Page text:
Total daily rapid-acting insulin using Omnipod
June 12--end of 18-hr training week; June 13--begin taper; 
June 17--daily racing begins; June 20--no race

Tuesday, June 21, 2011

Mid-tour in America's Dairyland with the Team Type 1 Women

I am starting to lose track of time after multiple days of racing here in Wisconsin. Today is Tuesday I think?  So far our team has raced in Shorewood, Thiensville, Grafton, Waukesha, and Milwaukee; we have upcoming races in Sheboygan (Thurs), Fond du Lac (Fri), Milwaukee (Sat) and finally Madison (Sun).  We also had the pleasure of riding in the American Diabetes Association Tour de Cure in Grafton before our race there, and spent another day sharing our experiences with exercise and diabetes with local health care providers.  We have been taking turns writing up reports, which are posted at the Team Type 1 website here.  If you are in the area, we would love to have you come out for a race!  Please come find us and say hello.  We have women racing in both women's races, typically starting at 11:20 AM (Women's Category 3/4) and 3 PM (Women's Pro 1/2/3).  The daily schedule is located at the Tour of America's Dairyland website here.

So far, I have learned an incredible amount both during the races but also in our frequent discussions together off the bike, and have had a lot of fun getting to know my teammates.  What an incredible and fun group of women!  We are very fortunate to have Kori Seehafer--with her enthusiasm and expertise--directing us each day; managing the logistics of 7 people racing day after day, as well as directing tactics and strategies, AND racing each day is a big undertaking!

It's surprising how much energy even a 30-40 minute race takes after several days, so I will write up more when I have had a chance to rest up a bit.  But I will say that I am looking forward to the rest of the series and to racing with my teammates at future events.

Also, I wanted to say thank you to Sanofi-aventis for sponsoring our team, which makes this all possible.  I am truly grateful to be able to help spread the message of the importance of exercise in the management of diabetes, and that we can reach for our goals regardless of having type 1 diabetes.  Sanofi-aventis is not only helping to bring athletes with type 1 diabetes to the top levels of the sport but is also helping us share this message with the diabetes community and beyond!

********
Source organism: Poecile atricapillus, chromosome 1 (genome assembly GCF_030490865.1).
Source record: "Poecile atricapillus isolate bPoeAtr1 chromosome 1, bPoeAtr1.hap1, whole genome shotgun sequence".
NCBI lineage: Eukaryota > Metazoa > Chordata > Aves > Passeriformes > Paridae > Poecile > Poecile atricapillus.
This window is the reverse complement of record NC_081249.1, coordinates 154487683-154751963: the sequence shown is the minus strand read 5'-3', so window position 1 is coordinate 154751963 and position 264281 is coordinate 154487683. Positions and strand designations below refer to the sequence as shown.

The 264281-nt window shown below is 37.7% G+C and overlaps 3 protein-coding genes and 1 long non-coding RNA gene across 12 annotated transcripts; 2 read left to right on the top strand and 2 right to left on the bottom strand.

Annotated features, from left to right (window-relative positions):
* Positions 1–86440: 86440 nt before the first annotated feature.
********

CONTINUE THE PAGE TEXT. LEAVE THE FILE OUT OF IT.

Saturday, April 09, 2011

My Latest Strategy for Managing Type 1 Diabetes During Road Cycling Races

After a lot of trial and error, I have finally been having some good success managing my blood sugar during intense cycling efforts such as at criteriums, circuit races and time trials.  This is very exciting to me because at some points last year, I was at my wit's end with race-related blood sugars severely high enough to not only hurt my performance but also to raise my A1c slightly.

In general terms, I pre-program my pump basal rate to increase by 30%, beginning an hour before I plan to eat breakfast, and I time my breakfast to be no closer than 3 hours before the race start.  So, for example, I started my 30% increase at 5 AM this morning and ate breakfast at about 5:50, in anticipation of my 9:00 AM time trial (TT) start time.  I ate a normal breakfast and took my full bolus plus a small correction for a 164 BG.  (I actually bolused about 15 minutes before I ate, at 5:35 AM. In general I like to take a meal bolus as far away from my race as practical, while not eating so early that I'm hungry again before I race.)  I pre-programmed my basal rate to be +30% throughout the duration of my race.  I prefer using increased basal rates versus extra boluses because, in the case that I give too much insulin, correcting for the former is much easier.